There are only a handful of performers in the history of show business who rise above all the other stars because they are not only great singers but also great entertainers: Sinatra, Judy Garland, Louis Armstrong, Jimmy Durante, George Burns, Dean Martin, Ray Charles, Fred Astaire, Al Jolson, and Tony Bennett. We are talking about the kind of magic -- stardust -- that transcends all fashions and trends, simply magic that will endure forever.
Bennett has a level of self-awareness that is hewn out of years of struggle and triumph. Sinatra, Duke Ellington, and Count Basie are among his primary influences. He is eager to admit the impact of others on his work. He told the BBC in 1979, "It wasn't stealing...it was what Stravinsky would have called `sweet thievery.' I was inspired by what I saw and heard, which is really expressing my love for my fellow artist." He has said that Count Basie's "attitude became my philosophy: economy of line, keep it simple, keep it swingin'."
Bennett and Sinatra, his idol, both tell a story from within. Neither of them is simply performing songs; they are living them. They are entirely different, except that each can surprise and be unpredictable.
"Tony stood up, he was always driven and doing what he wanted to do," his niece, Nina Chiappa, told me. "There's that Calabrese element there. I think it's a family trait that we're very tenacious but also very sensitive." Bennett's loyalty to Sinatra is based purely on his admiration of his talent. Nick Riggio, a lifelong friend of Tony who thinks that Tony is even better than Sinatra, recalls that Bennett has always bristled at that suggestion. "Tony would get mad at me," he told me. "He'd always say, `Sinatra invented the art of intimate singing.'"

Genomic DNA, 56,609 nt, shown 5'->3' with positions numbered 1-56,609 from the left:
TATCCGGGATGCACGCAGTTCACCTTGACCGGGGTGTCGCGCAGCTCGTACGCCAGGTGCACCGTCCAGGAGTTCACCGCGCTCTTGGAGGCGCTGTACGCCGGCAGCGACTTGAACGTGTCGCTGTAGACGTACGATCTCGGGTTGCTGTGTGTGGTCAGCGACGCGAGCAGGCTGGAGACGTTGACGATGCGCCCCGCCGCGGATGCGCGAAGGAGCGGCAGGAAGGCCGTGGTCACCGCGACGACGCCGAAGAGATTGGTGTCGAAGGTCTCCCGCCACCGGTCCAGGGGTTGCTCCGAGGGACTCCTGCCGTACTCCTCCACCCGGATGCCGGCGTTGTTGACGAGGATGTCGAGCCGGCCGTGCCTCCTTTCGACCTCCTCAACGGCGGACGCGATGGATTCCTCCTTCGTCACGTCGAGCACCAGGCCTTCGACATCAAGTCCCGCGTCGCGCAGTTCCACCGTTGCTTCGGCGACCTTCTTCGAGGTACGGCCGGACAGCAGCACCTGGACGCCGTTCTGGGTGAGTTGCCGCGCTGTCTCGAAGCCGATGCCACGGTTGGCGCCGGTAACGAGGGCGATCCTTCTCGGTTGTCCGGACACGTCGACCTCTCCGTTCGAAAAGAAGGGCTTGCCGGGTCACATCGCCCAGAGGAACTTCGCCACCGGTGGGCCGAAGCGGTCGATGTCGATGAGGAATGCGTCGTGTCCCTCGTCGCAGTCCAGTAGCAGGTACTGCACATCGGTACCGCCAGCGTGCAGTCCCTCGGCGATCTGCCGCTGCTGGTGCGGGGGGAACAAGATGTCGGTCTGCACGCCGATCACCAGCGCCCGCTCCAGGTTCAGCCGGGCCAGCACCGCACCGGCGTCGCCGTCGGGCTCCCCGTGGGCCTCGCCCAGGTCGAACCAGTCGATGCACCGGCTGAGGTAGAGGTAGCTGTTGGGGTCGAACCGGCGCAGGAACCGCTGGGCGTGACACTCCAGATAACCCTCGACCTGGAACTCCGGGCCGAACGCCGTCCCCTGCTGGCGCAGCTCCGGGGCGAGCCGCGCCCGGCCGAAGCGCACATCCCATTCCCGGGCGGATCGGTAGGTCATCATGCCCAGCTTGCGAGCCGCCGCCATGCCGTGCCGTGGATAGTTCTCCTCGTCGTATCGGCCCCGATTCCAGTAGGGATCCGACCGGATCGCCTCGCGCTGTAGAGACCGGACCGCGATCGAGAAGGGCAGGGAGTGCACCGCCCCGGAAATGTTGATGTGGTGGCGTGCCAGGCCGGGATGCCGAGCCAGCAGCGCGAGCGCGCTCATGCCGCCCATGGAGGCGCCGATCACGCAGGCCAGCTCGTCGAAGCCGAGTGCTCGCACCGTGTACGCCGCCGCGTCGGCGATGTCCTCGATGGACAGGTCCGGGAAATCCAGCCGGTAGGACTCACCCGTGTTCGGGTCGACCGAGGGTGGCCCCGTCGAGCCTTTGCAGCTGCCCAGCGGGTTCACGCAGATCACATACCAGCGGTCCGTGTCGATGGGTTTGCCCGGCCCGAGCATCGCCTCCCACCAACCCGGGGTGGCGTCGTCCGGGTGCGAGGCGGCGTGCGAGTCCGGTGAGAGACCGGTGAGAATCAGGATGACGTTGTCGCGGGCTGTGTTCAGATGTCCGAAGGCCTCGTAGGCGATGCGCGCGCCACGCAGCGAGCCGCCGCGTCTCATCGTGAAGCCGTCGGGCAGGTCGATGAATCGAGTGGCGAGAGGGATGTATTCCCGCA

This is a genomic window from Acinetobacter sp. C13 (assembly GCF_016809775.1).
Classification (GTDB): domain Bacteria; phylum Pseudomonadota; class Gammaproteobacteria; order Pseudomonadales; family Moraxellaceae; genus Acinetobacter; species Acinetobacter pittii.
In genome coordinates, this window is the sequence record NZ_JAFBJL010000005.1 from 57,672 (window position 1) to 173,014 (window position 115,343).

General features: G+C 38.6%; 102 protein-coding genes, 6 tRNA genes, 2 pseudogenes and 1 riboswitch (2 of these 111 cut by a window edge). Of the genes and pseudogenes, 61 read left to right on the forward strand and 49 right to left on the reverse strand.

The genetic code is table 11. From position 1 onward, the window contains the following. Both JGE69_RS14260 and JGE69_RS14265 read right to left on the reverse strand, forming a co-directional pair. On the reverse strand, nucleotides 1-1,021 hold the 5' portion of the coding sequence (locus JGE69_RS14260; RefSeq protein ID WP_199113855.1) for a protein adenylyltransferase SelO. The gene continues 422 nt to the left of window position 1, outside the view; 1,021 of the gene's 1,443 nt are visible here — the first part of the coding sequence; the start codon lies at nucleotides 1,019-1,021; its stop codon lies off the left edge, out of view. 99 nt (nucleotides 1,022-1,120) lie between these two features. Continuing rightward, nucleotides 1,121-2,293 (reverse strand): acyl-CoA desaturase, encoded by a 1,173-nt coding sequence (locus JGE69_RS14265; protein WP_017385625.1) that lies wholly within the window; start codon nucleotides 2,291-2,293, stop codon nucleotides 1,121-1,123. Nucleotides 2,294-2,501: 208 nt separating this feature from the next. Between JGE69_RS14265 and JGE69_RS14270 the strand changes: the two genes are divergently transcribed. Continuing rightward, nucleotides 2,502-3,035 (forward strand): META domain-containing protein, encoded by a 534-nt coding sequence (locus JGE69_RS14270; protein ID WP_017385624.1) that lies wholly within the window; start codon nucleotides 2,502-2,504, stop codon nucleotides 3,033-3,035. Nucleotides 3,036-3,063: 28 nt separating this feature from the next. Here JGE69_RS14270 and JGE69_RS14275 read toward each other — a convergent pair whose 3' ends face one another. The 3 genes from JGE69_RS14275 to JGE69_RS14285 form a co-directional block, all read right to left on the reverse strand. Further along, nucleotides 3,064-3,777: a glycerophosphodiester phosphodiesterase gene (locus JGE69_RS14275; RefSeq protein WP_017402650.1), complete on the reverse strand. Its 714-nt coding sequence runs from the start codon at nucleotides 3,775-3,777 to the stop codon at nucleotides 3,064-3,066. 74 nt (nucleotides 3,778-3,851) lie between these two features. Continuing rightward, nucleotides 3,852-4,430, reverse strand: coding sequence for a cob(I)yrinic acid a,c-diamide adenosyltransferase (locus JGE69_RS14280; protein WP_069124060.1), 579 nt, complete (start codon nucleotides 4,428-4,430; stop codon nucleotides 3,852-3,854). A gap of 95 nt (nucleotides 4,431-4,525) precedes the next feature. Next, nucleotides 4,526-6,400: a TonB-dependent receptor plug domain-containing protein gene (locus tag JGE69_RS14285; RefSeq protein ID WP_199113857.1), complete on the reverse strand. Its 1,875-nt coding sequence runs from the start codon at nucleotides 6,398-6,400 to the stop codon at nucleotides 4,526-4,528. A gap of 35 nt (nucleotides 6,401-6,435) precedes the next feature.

There seems to be no trace of envy in Bennett's attitude toward Sinatra. Indeed, there is love. He is totally committed to the furtherance of the art. He wrote of Sinatra, "I look at Sinatra as a musicologist would look at Mozart or Bach or Beethoven....Everything Sinatra has ever done musically....is a tremendous contribution to popular music because it has a timelessness to it. That is the test of art, and his music is art."
Sinatra could swing, but Bennett can swing even better. And he is open-hearted to the point that as he sings, I have sometimes visualized a glass shattering or, as the old theatrical phrase goes, "the rafters ringing." For a moment in time, we are alive as the troubadour is alive--jubilant, euphoric, joyous. Unlike the great Garland, there is no edge of hysteria; unlike the magnificent Sinatra, there is not the darkest depression. There is always a touch of hopefulness, for embedded in Bennett's philosophy is a commitment to uplifting his audience.
Judy Garland said it best a long time ago: "I remember the first time I heard Tony sing on a record years ago. I thought, That sound! He isn't copying anyone! His sound gets into your ear and into your heart."
"Artists, as they rise, as they're still trying to find themselves," says record producer and Bobby Darin archivist Jimmy Scalia, "they're lightning in the jar. They take our breath away, whatever they do. And sometimes it comes to a point with an artist that you've not fallen out of love with them, but you've kind of plateaued with them. I loved Ray Charles, there was nothing the guy could do wrong. And then at one point Ray just kind of evened out. Everything he did I liked, but it wasn't like it kicked you in the pants. It's great when an artist like Tony is still trying to find himself. I don't think I can recall anybody else in the business, still living or not, continually trying to find themselves -- somebody who really continued to plug at it and did it. With Tony the freshness is still there. Look at his body of work. At eighty-five he's still got it. And he has managed to work his voice around his age.